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Teaching kits to encourage youngsters into engineering and science careers have been delivered to Moray schools by the RAF.
To mark its centenary, the RAF have teamed up with the Royal Academy of Engineering to bring 100 years of aeronautical engineering to life in classrooms across the UK with ‘Aiming for Awesome’ teaching packs for primary schools.
Yesterday a number of Moray teachers were presented with their packs, which contain challenges in Science, Technology, Engineering and Maths (STEM).
Moray Council’s primary science development officer, Janey Irving, said the packs are a fantastic resource for teachers and pupils.
“The RAF have had a long history in Moray contributing to our local landscape and culture and this resource puts STEM learning into local context,” she said.
“Encouraging STEM learning in our schools has been a key focus of the partnership with RAF Lossiemouth and the council, which has also seen the development of the ‘STEM in the Workplace’ event for our P6 pupils and a host of secondary school activities.
“Together we used these to develop a Moray–wide project for primary pupils that will link STEM activities to researching career opportunities in aerospace engineering, the history of the RAF in Moray and their humanitarian role in the world.”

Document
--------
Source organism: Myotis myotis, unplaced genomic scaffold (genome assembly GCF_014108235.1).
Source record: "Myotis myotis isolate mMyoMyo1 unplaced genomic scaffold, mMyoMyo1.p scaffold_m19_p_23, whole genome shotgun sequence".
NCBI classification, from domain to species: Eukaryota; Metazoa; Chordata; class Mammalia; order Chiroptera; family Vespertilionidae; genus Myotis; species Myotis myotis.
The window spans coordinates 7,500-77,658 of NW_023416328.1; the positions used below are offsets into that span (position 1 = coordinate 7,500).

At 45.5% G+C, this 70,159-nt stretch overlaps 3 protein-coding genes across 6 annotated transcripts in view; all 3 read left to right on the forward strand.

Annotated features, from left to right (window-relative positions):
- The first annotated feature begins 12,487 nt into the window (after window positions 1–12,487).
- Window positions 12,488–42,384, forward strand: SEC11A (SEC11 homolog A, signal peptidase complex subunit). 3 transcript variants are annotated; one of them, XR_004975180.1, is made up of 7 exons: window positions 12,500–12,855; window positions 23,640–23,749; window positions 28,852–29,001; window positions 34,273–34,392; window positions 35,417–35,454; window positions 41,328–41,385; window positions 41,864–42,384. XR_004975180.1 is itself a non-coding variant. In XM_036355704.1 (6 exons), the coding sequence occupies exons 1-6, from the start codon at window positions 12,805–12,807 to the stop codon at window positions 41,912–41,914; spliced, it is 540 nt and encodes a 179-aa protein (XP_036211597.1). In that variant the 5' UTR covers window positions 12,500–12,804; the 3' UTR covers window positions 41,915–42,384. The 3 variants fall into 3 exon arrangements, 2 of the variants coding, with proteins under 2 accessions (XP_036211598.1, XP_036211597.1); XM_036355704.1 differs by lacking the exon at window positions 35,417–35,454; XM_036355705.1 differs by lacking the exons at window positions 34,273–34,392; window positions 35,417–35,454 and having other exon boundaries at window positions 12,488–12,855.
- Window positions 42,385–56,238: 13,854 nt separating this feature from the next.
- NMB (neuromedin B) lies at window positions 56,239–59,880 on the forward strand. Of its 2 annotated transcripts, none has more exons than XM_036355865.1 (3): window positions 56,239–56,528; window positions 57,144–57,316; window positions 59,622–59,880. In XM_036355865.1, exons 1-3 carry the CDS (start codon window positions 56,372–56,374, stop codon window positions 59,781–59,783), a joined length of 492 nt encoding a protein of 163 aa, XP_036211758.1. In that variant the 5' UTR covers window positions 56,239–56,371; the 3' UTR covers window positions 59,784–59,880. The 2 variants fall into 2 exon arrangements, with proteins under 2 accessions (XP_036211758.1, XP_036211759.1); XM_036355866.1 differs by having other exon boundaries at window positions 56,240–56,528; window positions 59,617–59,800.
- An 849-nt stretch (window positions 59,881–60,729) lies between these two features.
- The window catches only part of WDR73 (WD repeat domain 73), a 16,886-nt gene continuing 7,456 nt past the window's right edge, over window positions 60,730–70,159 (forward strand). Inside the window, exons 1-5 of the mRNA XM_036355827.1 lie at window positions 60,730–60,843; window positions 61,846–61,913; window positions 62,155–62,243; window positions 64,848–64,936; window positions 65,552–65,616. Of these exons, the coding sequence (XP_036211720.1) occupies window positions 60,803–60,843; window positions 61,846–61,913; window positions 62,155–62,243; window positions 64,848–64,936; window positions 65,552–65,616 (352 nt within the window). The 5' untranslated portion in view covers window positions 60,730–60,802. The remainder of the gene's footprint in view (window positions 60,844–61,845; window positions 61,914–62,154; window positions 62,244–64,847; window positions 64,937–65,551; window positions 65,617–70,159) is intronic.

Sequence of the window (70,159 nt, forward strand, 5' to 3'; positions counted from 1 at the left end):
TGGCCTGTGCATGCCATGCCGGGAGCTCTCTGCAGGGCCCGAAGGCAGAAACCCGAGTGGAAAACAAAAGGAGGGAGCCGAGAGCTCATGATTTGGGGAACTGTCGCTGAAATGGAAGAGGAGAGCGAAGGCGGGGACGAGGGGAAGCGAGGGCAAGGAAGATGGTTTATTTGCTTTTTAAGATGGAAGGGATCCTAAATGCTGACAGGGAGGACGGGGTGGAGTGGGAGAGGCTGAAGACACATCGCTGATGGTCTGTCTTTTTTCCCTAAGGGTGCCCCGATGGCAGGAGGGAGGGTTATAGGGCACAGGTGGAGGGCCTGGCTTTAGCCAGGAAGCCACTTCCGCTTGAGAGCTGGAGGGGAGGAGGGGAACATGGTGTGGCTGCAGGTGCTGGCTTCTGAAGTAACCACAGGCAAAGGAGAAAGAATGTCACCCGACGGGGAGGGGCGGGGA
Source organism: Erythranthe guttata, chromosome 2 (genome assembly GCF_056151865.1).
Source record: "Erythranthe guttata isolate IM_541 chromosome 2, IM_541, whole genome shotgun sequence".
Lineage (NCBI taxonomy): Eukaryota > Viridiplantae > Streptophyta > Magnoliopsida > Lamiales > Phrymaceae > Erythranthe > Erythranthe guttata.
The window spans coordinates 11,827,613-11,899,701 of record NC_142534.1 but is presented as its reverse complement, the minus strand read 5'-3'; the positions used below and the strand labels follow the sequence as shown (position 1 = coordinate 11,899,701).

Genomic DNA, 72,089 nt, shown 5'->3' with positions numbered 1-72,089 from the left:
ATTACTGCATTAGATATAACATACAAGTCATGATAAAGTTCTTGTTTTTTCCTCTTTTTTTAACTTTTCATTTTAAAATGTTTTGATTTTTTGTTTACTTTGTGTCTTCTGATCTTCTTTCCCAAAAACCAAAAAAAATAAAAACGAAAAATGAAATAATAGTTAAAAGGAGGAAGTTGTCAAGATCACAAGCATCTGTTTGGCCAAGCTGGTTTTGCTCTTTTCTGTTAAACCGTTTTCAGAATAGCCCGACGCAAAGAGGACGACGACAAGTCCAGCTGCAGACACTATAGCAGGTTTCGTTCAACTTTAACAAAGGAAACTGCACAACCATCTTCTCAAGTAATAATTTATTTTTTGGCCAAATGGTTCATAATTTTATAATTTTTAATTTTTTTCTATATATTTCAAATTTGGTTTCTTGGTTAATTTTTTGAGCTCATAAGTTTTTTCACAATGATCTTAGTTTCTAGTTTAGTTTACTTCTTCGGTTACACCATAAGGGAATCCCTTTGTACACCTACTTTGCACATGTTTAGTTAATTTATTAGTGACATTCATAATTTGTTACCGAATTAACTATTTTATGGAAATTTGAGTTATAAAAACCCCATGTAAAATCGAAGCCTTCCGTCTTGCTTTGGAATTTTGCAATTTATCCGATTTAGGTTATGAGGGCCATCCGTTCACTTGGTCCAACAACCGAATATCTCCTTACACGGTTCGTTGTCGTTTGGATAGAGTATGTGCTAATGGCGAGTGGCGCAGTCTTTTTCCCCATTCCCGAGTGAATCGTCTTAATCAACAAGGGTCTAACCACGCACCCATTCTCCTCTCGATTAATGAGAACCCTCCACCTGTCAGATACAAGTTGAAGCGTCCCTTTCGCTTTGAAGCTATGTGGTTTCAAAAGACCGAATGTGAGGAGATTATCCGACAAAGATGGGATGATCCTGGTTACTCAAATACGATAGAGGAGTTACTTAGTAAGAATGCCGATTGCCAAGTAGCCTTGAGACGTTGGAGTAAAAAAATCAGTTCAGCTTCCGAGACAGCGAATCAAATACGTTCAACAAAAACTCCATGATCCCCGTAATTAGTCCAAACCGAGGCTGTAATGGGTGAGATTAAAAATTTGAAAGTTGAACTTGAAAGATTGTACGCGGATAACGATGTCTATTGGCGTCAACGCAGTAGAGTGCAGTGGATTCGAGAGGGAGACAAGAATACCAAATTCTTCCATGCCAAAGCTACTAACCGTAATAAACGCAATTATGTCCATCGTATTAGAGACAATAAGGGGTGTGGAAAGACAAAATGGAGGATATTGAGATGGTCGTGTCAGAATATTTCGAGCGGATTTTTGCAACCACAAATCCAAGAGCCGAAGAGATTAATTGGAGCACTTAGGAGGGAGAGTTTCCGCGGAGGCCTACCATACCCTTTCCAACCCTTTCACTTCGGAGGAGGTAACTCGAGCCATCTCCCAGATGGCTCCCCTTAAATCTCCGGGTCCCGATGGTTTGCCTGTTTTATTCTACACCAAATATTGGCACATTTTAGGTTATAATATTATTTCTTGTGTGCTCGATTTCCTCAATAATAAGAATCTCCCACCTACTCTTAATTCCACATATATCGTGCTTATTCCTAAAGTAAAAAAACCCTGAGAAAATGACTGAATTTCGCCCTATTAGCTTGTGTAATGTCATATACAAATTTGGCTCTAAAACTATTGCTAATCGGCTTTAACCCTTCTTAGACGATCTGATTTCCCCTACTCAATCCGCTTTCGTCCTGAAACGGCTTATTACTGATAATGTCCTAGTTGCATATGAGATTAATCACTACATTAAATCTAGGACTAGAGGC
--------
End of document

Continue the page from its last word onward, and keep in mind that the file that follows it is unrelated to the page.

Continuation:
Education teams from both organisations have combined their expertise to create 10 different ‘Aiming for Awesome’ STEM challenges for teachers to set for schoolchildren this year. The challenges reflect some of the key engineering innovations that have shaped the RAF for 100 years.
Funded by cash from the Libor banking case, the packs cover a wide variety of engineering and technology challenges, from aircraft design, radar and code-breaking to disaster relief, satellite technology and remote piloting.
Air Vice-Marshal Sue Gray, Air Officer Commanding Number 38 Group and head of the RAF’s Engineer branch, said: “I am delighted that we have partnered with the Royal Academy of Engineering as part of our expanded youth programme for RAF100.
“These exciting STEM resources will deliver free and curriculum-based education in schools across the UK.
“This is one of the many initiatives where we are working with partner organisations to address the engineering skills shortage; helping to benefit our economy by inspiring the next generation of innovators.”